Google’s location and traffic app Waze has been labelled a “stalking app” by two U.S. officials, asking for the developers to remove the ‘police nearby’ functionality.
Reserve deputy sheriff Sergio Kopelev of Southern California started the complaint, claiming user submitted reports on police cars in nearby locations are a threat to security and a danger to police.
Not only does this give users in a nearby location access to police whereabouts, Kopelev believes it could be used to target police drivers in the area, although there is little evidence of this happening.
Sheriff Mike Brown of Bedford County, Virginia told The Guardian, “The police community needs to coordinate an effort to have the owner, Google, act like the responsible corporate citizen they have always been and remove this feature from the application even before any litigation or statutory action.”
Privacy activists have went the opposite way however, claiming the user submitted reports are not illegal, but the amount of information shared between Waze and U.S. authorities could be a major issue.
The topic was brought to the National Sheriffs Association in late-2014 and it will be processed in the upcoming months. It is clear U.S. authority don’t want Waze users knowing police patrols, despite users potentially finding comfort in a close police patrol.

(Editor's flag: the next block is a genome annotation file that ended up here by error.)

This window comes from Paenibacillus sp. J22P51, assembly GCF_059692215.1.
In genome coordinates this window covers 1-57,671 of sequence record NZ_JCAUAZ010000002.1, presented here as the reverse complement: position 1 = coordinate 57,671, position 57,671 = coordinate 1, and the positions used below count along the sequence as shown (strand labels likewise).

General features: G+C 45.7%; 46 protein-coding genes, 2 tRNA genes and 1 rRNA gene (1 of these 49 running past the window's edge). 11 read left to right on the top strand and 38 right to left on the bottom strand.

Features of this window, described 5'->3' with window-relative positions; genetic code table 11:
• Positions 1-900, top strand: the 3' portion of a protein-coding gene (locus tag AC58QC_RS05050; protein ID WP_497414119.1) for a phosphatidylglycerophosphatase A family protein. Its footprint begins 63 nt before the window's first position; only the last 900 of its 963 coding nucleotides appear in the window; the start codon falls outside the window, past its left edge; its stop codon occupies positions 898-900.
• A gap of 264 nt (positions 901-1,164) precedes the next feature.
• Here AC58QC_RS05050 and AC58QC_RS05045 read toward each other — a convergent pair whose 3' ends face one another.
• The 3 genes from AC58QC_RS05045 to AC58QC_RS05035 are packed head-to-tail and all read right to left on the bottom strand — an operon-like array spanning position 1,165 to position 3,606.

Waze offers a serious amount of information about the road, including real-time traffic, construction and obstruction, congestion, speed traps, unsafe weather and other information to create the perfect route and avoid unnecessary delays.
In the past few months, Waze has been integrating more social controls to show different types of cars and people on the road. Reports say Waze might launch a new feature to show Google+ (or potentially Facebook) friends on the road, adding to the social factor.
Google acquired Waze for $966 million in 2014, integrating the Israeli-based startup into Google Maps. Neither group was available to comment on the National Sheriffs Association’s investigation.